About the Author(s)

Robert Mash Email symbol
Division of Family Medicine and Primary Care, Faculty of Medicine and Health Sciences, Stellenbosch University, Cape Town, South Africa


Mash R. Editorial: The contribution of family physicians to African health systems – A call for short reports. Afr J Prm Health Care Fam Med. 2021;13(1), a2925. https://doi.org/10.4102/phcfm.v13i1.2925


Editorial: The contribution of family physicians to African health systems – A call for short reports

Robert Mash

Copyright: © 2021. The Author(s). Licensee: AOSIS.
This is an Open Access article distributed under the terms of the Creative Commons Attribution License, which permits unrestricted use, distribution, and reproduction in any medium, provided the original work is properly cited.

A recent scoping review on family medicine in sub-Saharan Africa concluded that:

Evidence of effectiveness and impact is still limited as the discipline is reasonably young in sub-Saharan Africa, with low numbers of family physicians. Opposition due to lack of understanding remains, but the positive perceptions of key stakeholders and the motivation of family physicians, together with evidence from elsewhere, suggest that the discipline can fill a niche and potentially improve quality of care. Political will and support is pivotal and will enable the discipline to create the critical mass to place family medicine at the forefront, to reach universal health coverage and contribute to the achievement of the sustainable development goals in sub-Saharan Africa.1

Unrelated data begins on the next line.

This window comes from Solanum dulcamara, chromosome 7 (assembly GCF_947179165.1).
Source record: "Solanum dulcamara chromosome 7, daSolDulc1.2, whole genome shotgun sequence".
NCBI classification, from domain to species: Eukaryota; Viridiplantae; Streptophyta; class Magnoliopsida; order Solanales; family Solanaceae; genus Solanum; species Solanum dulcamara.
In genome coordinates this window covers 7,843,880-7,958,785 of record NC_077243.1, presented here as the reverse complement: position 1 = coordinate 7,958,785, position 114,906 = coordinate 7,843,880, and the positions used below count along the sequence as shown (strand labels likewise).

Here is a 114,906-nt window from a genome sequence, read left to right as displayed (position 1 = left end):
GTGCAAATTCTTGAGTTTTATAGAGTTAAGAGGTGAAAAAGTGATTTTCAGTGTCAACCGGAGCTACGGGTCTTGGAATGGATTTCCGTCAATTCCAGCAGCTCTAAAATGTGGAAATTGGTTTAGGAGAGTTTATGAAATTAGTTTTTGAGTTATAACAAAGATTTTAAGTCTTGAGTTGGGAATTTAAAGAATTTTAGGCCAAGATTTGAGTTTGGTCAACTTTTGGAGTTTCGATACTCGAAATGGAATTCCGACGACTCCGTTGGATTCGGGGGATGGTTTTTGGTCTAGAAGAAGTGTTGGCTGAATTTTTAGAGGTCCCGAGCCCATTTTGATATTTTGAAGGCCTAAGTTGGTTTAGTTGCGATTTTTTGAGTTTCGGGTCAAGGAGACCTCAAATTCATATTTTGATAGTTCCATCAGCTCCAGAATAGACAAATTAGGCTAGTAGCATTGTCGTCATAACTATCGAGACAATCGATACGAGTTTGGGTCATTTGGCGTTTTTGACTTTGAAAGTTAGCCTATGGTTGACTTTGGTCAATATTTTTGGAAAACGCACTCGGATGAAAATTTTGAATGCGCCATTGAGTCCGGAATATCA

Family physicians are found in many countries of sub-Saharan Africa, but the numbers can vary from just a handful, as in Zimbabwe,2 to more than a thousand in South Africa.3 Their location in the health system can also vary. In Nigeria, for example, they are often found in tertiary hospitals, whilst in South Africa they are more likely to be employed in health districts as part of district specialist teams, district hospitals or in primary care.1

As specialists in family medicine, family physicians are an expensive and highly trained part of the workforce. Some countries, such as Botswana and Malawi, have committed to having them as part of the district health system, whilst others are ambivalent. In all settings they work as part of multidisciplinary teams with doctors, nurse practitioners, clinical officers, pharmacists and others. African health systems cannot afford to have family physicians as the main primary care provider and do not have a sufficient supply for this. Doctors are a scarce resource in all countries. Some countries, such as South Africa, have seen a competency gap at small and often rural district hospitals that family physicians can fill.4

Their role in the health system may be that of a clinician and consultant, a capacity builder and clinical trainer or as a leader of clinical governance to improve the quality of care and patient safety.5 There is some evidence that they have an impact in all these roles, more so than medical officers, and it may be greater in district hospitals.6,7 However, as the scoping review concluded, we need more evidence of their unique contribution to African health systems.